So, you’ve fallen in love with Mexico and can’t wait to spend more than a holiday among her mountains and valleys, lakes and oceans, villages and metropolises. We can’t blame you.
But maybe you want more than just hanging out at the pool. Maybe you want to start a (fill in the blank) business in Mexico.
It will be an amazing entrepreneurial adventure, but before you hang that “Abierto” (meaning “open”) sign on the door, check out our “how to start a business in Mexico” tips.
1. Now’s the Time
In spite of the current crisis of 2020, Mexico’s economy is strong and locally, indicators in Oaxaca and Huatulco are stronger than the national average. Since the 80s, the GDP grew from a measly 2% to a whopping 24%. This nation has become a real force to be reckoned with, reactive and proactive in the global market, and its future is nothing but bright.
Now’s the time to get involved.
2. Grow Roots
It’s always a good idea to spend an extended of time in your would-be business location. Get to know the seasons, the weather, the locals and the business culture in Mexico. Visit businesses of all shapes and sizes. Network with others in the know, and take time to find out what worked and especially, what didn’t.
Charlotte Semple, Canadian native and Xocodiva Artisan Chocolates owner, had this to say, “Come and live here for six months before you sell the farm and move down.”
3. Understand the Business Culture in Mexico
Business in Mexico is different than in other countries. It has is nuances, and you’ll want to be sure to get those much-needed “street smarts” before opening your doors.
MannerMex International’s Sophia Mannerheim believes this was the biggest challenge when starting her recruitment agency in Puerto Vallarta and Guadalajara. (And this from a Canadian native and international business woman who has spent much of her career beyond her borders.)
4. Find and Fill the Need
As a new “local” in the community, don’t forget the first key to a starting a successful business: Find and fill the need. Every community needs something, so be sure your solution is something you can handle with well-established know-how. It wouldn’t make sense to start up a cozy café if you’ve never worked a shift in the hospitality industry.
5. “Spanish, anyone?”
Learn Spanish. Mannerheim believes the key to business success in Mexico is to speak the language fluently. (This goes beyond being able to order a beer or ask for the washrooms.)
Semple couldn’t agree more. She says, “Many of our challenges would have been much easier if we spoke Spanish.”
6. Dotting the “I’s” and Crossing the “T’s”
Liquor licenses, business permits, taxes—you’re best served if you seek professional assistance for these matters.
Governmental offices on the both the state and federal level can get you started, but attorneys will help you fill out the proper forms and get the results you need in a more timely manner.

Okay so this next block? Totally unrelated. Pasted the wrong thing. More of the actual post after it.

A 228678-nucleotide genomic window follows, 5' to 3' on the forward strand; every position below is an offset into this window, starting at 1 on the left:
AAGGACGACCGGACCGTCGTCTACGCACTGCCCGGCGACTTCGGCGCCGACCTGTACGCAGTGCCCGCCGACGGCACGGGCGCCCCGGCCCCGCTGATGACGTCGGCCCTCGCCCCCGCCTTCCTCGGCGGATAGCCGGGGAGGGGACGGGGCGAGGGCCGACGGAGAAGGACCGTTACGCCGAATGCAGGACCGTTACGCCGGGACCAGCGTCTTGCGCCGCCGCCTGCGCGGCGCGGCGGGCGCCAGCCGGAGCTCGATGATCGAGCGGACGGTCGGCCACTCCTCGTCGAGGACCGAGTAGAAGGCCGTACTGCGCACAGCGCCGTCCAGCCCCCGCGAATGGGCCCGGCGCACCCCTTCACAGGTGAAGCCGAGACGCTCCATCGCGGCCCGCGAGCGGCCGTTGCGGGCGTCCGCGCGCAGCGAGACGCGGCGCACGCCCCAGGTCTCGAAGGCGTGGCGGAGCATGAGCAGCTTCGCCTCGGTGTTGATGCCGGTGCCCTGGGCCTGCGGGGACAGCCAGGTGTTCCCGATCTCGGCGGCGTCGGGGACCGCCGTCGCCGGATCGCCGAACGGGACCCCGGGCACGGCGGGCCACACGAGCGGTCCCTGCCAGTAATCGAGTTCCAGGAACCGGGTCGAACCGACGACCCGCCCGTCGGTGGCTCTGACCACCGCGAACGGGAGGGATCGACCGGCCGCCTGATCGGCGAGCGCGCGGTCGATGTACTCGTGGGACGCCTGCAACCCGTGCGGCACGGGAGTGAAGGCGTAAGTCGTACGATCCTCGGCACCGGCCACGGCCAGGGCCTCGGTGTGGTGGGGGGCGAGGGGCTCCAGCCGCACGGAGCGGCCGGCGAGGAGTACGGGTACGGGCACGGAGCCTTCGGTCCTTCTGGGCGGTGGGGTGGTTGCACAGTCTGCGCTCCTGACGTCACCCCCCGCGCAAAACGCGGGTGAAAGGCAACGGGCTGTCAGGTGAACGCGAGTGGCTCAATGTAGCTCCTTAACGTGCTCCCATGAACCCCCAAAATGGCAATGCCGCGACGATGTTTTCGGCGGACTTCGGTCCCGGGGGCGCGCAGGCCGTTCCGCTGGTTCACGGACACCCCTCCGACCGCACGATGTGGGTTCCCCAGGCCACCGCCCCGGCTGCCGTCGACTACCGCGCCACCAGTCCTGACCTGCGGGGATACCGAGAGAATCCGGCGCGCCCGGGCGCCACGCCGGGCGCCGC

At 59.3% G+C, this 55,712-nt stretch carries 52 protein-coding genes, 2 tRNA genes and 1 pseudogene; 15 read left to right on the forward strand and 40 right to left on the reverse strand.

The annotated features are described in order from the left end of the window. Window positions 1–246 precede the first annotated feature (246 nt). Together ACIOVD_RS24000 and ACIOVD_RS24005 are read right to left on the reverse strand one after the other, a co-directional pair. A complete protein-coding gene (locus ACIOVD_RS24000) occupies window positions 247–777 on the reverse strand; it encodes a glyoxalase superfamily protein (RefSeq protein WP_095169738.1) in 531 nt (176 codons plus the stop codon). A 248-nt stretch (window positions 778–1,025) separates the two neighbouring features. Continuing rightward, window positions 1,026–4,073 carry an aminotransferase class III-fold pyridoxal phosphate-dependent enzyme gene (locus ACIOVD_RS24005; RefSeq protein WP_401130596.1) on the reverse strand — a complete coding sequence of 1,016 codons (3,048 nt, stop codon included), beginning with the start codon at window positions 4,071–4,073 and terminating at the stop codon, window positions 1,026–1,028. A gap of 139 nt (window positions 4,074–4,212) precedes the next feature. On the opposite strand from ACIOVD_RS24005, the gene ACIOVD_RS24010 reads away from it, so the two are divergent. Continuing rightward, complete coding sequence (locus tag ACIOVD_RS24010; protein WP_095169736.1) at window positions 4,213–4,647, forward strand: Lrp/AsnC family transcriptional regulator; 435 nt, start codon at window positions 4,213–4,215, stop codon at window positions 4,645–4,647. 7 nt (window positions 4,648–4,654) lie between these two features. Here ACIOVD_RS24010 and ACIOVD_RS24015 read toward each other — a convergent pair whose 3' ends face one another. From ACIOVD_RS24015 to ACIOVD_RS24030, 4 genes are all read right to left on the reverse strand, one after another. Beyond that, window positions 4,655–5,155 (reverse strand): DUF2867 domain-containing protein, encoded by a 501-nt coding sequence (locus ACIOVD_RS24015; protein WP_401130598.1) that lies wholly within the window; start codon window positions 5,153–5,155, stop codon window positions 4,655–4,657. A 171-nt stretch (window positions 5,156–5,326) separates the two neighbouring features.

Semple agrees. Finding the right professionals such as contractors, accountants, and lawyers to guide her was the biggest challenge of starting her business in Mexico. This is incredibly important when it comes to monthly tax reports required by The Ministry De Hacienda (the Mexican version of the CRA and IRS).
7. Partner Up
Many would-be entrepreneurs have found that bringing on a Mexican business partner facilitates legalities. Because this person is a national, many of the expat “hiccups” such as language, business culture in Mexico and bureaucracy snafus can be avoided. (Not to mention, the added capital can be helpful.)
8. Show Me the Money
Despite the laid back vibe of Mexico, money burns fast. Unexpected expenses always come up. So make sure you have sufficient start-up capital, and lots of it. Practically speaking, this means having more than enough to cover rent, utilities and legalities for at least a few months.
9. Immigration Matters
The immigration process in Mexico can be confusing, sluggish and exasperating. With new immigration laws in effect just over a year ago, the immigration process has been a bit more complicated than in years prior.
In order to streamline your efforts, hire a competent immigration lawyer who knows the system and the proper officials. They will facilitate paperwork approval. Just be sure to talk with other expats who have been through the process. Find out who they recommend (and who they would avoid).
10. Space Matters: Rent Vs. Own
Some expat business owners choose to spend a portion of their capital on real estate. One of the perks is that the purchase can double as your personal home and the home of your business. (Thanks to a lack of zoning laws in Mexico.)
Other expat business owners opt to rent space. While it may seem more budget-friendly in the short-term, you run the risk of paying twice the amount because you’re a foreigner who may not know any better. That’s why it’s always good to grow roots and understand the culture as we’ve mentioned in earlier “how to start a business in Mexico” tips.
Should you have any questions or are wondering about real estate or expat business opportunities in Huatulco, Mexico, contact us today. We’d be happy to share our experiences.